“I don’t know,” Autumn answered. “But he never begs the truth in front of those who are contemptuous of him.”
“He didn’t want to hurt your feelings,” Mother said from behind her shield.
We all looked at the bathroom door.
“I don’t know much about plays — or things like Tolstoy,” Morris said, apologetically.
“There is no shame in that,” Autumn said, tender-heartedly, but looking only at me.
“No,” I said, “except the lowest common denominator attacked my father — those who would have burned books attacked my father. You were part of that, Constable Morris. You know that too — deep down in your heart. But my father — you could take any book you wanted, and my dad could tell you about it.”
“Shakespeare’s plays?” Morris said, sadly contemplating the books. “You have read them?”
“Of course,” I said, though I had read only
“You people seem to have loads of education,” Morris said, with an inflection that meant,
Why do you live like you do?
and another hidden inflection that meant,
I am an enemy of that.
“Yes. Our father taught us,” Autumn answered calmly, “not to want anything, but to live just like we do.” She reached out and took my hand — oh, staged treachery of the moment. I held her hand, as if we were always holding hands; and as if this was not the first time since school we did so.
“Do you think I’ve gotten your father wrong?”
“Oh yes,” Mother said again from the bathroom.
“Completely,” I said. “But that doesn’t matter.”
“The case will be reopened,” Autumn said, “for we will not let it die.”
“As long as there is a breath in my body I will not allow my father’s name to be so besmirched,” I said.
“Well — so much of the accusations seemed to fit at the time — I’m sorry, Elly — but isn’t that so.”
There was no sound from the bathroom.
“Sooner or later it will be solved,” I said, eating a banana and looking at it. “They are saying that Constable John Delano is back on the river. He is known to be smart.”
“I think it will be considered terrible that this ever happened to us, and many people will be sorry,” Autumn said.
“Yes” I said. “Do you know, someone took rum and set my father drunk — and I had to tie him to the bed. Now, beyond the hilarity generated by that there is also profound indignity.”
“I know that,” Morris said, surprised that I and Autumn could speak with authority.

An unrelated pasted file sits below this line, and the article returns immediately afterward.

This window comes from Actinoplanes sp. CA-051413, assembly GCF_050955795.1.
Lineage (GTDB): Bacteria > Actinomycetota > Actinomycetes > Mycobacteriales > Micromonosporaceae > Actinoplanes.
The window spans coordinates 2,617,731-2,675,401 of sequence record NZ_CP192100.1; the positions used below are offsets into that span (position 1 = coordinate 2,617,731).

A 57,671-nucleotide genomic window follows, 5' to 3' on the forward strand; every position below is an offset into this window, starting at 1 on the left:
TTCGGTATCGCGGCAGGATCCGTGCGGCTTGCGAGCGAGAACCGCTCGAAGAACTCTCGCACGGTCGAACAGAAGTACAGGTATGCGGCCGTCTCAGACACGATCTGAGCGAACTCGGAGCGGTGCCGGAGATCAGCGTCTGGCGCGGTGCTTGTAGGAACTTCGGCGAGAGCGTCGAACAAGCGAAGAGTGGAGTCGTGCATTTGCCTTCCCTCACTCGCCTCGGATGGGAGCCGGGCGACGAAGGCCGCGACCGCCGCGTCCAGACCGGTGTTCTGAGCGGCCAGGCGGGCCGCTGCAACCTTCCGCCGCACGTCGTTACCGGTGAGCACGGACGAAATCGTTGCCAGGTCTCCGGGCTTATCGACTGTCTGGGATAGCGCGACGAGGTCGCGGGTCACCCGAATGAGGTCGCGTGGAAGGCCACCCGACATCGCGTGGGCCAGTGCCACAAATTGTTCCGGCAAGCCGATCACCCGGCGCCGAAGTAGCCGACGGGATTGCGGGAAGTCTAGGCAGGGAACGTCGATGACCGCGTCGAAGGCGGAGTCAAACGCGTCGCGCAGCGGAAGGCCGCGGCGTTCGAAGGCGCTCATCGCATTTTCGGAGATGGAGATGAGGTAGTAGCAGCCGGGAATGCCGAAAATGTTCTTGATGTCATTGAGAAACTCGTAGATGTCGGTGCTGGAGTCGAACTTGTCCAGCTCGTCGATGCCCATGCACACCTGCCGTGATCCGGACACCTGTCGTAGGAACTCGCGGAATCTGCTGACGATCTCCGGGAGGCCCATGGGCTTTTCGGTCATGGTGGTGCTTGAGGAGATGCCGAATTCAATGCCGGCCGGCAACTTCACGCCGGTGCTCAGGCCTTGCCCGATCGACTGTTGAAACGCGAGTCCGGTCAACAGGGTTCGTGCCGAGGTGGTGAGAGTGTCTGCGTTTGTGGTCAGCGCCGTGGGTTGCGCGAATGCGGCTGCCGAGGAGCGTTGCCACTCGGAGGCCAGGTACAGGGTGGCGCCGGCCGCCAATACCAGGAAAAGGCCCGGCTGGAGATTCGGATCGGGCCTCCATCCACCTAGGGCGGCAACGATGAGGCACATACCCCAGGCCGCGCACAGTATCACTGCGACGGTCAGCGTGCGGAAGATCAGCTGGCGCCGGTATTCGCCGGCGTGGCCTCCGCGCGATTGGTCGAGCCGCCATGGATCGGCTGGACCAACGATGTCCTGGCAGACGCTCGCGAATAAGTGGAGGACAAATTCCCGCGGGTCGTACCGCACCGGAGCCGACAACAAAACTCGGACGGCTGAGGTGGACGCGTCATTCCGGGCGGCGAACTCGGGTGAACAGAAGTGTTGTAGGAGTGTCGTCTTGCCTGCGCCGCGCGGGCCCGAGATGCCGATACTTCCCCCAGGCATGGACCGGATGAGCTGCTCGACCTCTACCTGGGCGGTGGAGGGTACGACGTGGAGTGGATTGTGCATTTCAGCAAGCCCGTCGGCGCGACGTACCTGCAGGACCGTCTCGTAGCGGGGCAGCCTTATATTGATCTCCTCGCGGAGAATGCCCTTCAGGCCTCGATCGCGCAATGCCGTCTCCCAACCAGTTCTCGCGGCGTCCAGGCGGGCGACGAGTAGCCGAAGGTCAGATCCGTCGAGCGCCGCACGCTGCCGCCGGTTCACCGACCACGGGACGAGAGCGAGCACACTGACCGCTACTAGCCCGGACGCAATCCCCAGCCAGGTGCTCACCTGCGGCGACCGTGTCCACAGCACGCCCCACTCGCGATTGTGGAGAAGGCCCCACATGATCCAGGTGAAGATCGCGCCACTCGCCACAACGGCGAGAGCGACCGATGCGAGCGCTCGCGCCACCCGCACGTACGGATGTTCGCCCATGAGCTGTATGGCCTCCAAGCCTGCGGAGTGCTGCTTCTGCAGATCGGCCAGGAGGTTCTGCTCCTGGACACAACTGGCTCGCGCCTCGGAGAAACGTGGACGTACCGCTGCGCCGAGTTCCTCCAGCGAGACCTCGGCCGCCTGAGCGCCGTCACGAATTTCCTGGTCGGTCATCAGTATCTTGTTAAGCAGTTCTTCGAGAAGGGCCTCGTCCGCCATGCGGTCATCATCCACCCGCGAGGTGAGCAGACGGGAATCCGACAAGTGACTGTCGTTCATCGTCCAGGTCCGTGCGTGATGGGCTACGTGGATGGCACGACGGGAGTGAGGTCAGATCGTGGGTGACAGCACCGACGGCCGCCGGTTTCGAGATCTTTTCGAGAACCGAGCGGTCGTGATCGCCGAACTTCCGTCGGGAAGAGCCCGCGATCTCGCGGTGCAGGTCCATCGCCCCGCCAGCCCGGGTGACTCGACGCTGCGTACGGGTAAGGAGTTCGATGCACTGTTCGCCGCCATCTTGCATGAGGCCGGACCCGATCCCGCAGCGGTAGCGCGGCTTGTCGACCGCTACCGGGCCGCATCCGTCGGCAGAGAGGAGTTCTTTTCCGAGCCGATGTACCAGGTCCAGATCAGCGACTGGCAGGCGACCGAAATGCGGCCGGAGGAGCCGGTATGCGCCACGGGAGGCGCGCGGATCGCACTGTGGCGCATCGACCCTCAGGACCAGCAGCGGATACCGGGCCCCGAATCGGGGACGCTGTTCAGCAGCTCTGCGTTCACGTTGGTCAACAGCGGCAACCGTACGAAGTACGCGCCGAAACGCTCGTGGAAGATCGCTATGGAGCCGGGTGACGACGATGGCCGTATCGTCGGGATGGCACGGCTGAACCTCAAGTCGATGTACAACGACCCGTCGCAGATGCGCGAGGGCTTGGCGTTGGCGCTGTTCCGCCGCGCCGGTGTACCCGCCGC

It was a night in late February months after Dad left. And Morris was troubled by these words. He was shocked — that all along his actions, and his motives, were easily seen through by my mom and dad. His face flushed at the name of John Delano.
“Who do you think set your father drunk?” he said.
“I know who, and I will get them,” I said, but my voice was sad.
“You should tell me.”
“I’ll tell you everything I know someday,” I said.
Morris did not come back to the house. I remember him now as a man who had no idea of the responsibility or maturity his vocation required.
Later, one night in March, when the wind was warming and I had come home from the Voteurs’, I saw him skating with one of the women from Legaceville on our community’s homemade rink, the one my community service kept flooded.
The night Morris left our house was perhaps the last happy night I spent with Autumn. She made taffy again, and we hollered and sang, and I held Percy as I danced about the floor, and Percy hugged us all and made up a song called “Mom and Me and Me and Mom.”
Autumn said everything would turn out now, she felt it in her heart, and she hugged Mom and gave me a kiss.
Still, what was I? I tried to think of what I was, and came up with the answer.
I was nothing more than a thug with Tolstoy in my pocket.
What happened to my soul because I stole the chalice? It began to shrink. Not because of the saints whose memories it housed in its circular hole, or not for any threat from the heavens. But because the Sheppards over time, a time when I was paralyzed about how to react, found out I had it. Now, along with everything else, I was terrified they would turn me in for the reward. I was slightly less worried that they would kill me, as they said they would. I had been outflanked, because having been suspected in my stead, they had attained a moral
over me that they would never have attained over my dad.
Worse, I had puffed myself up in front of Morris. How could I now go to him and beg his help by telling him I had stolen the chalice?
There are vague and cavernous reaches in Dante’s hell where the worst sin is betrayal — but the hell I was in was not Dante’s so much as Milton’s, where Satan stood facing his son — Death.